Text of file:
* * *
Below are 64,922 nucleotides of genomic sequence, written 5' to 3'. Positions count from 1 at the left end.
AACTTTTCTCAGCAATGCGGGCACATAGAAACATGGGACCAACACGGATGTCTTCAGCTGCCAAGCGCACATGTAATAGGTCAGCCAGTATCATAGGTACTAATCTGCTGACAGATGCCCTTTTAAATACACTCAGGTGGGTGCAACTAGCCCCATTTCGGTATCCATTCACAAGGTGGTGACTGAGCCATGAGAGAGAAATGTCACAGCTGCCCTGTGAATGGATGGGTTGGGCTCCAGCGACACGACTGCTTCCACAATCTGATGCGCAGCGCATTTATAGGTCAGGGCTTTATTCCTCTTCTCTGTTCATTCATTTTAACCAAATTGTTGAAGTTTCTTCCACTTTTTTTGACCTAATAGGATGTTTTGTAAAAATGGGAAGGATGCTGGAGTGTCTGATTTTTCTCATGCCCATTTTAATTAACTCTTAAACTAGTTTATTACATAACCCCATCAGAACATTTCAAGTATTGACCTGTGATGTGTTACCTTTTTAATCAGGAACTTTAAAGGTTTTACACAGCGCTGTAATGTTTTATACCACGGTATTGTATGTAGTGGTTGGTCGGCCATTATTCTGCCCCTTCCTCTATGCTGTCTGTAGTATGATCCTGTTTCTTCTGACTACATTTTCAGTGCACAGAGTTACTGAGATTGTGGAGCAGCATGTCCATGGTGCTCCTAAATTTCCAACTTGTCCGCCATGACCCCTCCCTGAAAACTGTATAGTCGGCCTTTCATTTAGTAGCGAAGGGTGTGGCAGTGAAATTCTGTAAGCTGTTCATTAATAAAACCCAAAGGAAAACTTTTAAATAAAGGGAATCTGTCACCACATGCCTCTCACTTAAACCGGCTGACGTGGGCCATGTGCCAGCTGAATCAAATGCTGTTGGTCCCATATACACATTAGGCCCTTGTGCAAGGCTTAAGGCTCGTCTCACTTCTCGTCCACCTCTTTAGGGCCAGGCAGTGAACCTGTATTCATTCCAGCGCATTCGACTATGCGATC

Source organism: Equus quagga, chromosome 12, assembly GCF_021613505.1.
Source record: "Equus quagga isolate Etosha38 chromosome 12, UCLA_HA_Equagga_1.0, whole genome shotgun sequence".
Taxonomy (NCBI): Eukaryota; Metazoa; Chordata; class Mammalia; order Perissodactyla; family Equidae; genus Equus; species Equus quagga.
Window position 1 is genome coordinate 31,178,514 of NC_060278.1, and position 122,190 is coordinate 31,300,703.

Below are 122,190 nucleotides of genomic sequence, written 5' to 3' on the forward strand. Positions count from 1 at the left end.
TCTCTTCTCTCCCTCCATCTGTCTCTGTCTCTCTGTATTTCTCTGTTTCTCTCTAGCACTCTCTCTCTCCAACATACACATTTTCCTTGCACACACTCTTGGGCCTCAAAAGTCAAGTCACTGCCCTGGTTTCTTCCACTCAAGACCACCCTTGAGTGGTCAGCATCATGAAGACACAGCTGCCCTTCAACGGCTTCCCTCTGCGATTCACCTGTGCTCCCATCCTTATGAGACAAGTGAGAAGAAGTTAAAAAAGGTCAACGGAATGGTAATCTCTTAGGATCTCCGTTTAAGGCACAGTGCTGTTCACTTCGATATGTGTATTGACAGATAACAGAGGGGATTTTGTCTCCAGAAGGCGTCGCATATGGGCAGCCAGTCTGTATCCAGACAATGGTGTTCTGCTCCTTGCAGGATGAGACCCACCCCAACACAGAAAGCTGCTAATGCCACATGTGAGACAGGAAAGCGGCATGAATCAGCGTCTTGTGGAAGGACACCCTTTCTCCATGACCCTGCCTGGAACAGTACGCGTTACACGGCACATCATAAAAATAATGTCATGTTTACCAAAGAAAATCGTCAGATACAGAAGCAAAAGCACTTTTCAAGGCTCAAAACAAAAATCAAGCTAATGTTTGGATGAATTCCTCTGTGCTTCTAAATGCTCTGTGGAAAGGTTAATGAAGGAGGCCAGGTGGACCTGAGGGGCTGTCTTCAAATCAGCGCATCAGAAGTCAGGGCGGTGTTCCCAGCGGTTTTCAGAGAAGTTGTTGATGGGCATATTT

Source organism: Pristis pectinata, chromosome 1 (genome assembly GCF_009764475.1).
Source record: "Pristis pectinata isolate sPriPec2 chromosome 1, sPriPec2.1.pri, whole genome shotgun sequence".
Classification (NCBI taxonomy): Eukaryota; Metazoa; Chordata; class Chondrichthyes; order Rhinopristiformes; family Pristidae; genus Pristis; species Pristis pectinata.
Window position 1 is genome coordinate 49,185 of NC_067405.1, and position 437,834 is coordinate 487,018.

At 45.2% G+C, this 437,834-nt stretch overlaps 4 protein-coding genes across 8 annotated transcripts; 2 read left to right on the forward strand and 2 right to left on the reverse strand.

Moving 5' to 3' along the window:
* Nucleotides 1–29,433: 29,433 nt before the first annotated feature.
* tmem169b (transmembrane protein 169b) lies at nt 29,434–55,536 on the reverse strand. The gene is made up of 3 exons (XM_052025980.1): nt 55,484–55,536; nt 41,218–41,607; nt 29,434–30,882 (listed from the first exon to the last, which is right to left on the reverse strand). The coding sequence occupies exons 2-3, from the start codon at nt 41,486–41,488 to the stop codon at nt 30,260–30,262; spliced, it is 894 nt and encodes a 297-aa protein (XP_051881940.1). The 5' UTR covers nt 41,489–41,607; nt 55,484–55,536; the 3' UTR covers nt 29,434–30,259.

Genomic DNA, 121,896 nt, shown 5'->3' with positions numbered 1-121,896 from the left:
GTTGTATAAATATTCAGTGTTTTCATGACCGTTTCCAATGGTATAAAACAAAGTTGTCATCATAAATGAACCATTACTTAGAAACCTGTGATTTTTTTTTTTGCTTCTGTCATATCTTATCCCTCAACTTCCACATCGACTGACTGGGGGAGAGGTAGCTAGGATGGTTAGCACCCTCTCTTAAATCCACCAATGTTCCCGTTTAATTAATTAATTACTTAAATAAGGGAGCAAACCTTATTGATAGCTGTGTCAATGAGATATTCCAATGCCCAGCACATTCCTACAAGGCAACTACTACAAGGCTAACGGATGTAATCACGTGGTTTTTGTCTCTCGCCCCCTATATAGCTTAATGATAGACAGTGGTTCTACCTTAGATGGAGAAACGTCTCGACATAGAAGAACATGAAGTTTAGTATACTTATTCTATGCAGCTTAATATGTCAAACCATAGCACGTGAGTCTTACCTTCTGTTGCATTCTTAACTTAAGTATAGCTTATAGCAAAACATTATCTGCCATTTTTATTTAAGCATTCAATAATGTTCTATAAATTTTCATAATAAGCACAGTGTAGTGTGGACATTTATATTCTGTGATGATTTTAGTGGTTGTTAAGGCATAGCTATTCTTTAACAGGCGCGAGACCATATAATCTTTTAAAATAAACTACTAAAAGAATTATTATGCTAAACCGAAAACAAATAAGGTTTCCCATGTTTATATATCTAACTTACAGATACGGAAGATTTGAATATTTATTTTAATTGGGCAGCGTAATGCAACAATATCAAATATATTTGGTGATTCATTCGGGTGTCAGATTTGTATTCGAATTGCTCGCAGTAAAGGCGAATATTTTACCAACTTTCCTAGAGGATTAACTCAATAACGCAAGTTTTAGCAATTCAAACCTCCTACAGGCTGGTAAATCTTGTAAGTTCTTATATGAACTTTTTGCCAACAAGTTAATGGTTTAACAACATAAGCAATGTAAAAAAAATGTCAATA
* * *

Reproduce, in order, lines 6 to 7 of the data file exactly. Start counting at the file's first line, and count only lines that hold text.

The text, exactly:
Window position 1 is genome coordinate 31,178,514 of NC_060278.1, and position 122,190 is coordinate 31,300,703.

Below are 122,190 nucleotides of genomic sequence, written 5' to 3' on the forward strand. Positions count from 1 at the left end.